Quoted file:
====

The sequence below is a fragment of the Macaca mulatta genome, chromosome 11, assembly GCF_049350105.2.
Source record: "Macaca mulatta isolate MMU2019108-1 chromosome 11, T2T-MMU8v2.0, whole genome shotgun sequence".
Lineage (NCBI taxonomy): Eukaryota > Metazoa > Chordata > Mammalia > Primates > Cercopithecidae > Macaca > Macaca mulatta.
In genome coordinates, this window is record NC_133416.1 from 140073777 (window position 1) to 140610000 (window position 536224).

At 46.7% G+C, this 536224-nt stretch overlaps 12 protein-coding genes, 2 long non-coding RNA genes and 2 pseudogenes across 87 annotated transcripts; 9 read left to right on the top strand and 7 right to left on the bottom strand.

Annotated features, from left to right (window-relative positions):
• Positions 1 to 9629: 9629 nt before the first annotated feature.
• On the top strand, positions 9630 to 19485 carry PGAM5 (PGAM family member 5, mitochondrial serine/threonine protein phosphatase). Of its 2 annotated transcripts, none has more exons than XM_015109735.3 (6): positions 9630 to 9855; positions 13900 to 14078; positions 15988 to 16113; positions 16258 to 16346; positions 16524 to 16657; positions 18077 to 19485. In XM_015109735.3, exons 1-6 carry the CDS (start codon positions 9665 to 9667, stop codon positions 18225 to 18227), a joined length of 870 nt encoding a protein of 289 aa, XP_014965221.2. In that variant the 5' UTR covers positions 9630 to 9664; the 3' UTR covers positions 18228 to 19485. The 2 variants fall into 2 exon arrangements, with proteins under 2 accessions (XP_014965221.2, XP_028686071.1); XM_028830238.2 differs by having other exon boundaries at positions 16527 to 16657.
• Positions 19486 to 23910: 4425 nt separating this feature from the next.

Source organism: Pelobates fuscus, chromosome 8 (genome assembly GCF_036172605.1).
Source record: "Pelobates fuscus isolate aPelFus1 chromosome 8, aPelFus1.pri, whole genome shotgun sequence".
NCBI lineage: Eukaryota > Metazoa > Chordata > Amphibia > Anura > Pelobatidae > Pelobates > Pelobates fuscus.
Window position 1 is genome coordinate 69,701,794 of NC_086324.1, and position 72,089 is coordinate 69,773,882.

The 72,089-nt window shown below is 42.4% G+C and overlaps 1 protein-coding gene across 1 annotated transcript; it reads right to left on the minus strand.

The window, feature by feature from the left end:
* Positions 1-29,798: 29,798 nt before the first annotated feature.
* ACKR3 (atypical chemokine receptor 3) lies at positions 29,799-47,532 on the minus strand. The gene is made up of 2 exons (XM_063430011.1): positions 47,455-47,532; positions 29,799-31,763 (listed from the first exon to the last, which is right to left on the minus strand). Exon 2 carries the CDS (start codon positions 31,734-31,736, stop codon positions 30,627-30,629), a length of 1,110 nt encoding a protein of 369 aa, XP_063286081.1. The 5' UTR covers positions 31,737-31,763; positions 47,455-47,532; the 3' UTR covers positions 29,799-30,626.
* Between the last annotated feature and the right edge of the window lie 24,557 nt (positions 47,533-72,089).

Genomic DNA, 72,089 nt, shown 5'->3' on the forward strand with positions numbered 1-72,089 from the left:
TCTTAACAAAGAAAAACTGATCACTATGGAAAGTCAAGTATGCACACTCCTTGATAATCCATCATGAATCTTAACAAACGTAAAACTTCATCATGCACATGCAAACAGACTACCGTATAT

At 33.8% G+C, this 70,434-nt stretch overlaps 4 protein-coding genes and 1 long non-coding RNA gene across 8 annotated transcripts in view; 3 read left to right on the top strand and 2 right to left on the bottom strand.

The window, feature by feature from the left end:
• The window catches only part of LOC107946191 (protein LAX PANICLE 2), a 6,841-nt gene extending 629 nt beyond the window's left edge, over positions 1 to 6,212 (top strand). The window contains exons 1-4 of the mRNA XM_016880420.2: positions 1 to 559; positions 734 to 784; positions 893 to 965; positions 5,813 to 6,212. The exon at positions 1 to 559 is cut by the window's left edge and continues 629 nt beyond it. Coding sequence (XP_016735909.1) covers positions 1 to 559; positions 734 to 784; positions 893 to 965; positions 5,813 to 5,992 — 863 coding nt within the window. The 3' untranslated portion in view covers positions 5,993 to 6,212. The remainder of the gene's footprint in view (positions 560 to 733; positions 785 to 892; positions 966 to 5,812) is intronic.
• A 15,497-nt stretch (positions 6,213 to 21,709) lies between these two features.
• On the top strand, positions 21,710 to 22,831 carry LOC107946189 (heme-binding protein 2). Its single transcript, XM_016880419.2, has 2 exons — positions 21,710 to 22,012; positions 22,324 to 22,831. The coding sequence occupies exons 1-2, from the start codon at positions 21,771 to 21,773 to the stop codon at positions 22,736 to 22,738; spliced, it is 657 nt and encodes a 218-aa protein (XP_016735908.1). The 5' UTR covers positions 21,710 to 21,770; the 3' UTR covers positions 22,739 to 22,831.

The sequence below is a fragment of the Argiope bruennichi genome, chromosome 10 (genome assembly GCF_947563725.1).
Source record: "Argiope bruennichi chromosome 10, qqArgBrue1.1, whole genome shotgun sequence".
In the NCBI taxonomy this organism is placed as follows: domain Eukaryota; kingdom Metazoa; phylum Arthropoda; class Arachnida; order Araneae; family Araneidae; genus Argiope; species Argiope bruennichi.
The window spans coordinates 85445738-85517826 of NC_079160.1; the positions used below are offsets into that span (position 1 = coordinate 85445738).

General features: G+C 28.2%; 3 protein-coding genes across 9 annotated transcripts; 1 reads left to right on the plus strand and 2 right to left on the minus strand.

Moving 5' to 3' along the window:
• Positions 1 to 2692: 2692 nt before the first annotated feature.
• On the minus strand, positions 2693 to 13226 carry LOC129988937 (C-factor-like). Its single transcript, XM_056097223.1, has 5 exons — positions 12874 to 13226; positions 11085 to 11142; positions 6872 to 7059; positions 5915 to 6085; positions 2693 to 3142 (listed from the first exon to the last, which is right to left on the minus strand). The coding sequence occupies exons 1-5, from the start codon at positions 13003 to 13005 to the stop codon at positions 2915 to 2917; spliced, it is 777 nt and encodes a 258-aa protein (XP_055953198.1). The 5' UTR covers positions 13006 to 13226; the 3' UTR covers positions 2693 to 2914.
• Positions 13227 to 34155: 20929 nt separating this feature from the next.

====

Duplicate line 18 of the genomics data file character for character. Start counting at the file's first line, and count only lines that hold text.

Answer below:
* Between the last annotated feature and the right edge of the window lie 24,557 nt (positions 47,533-72,089).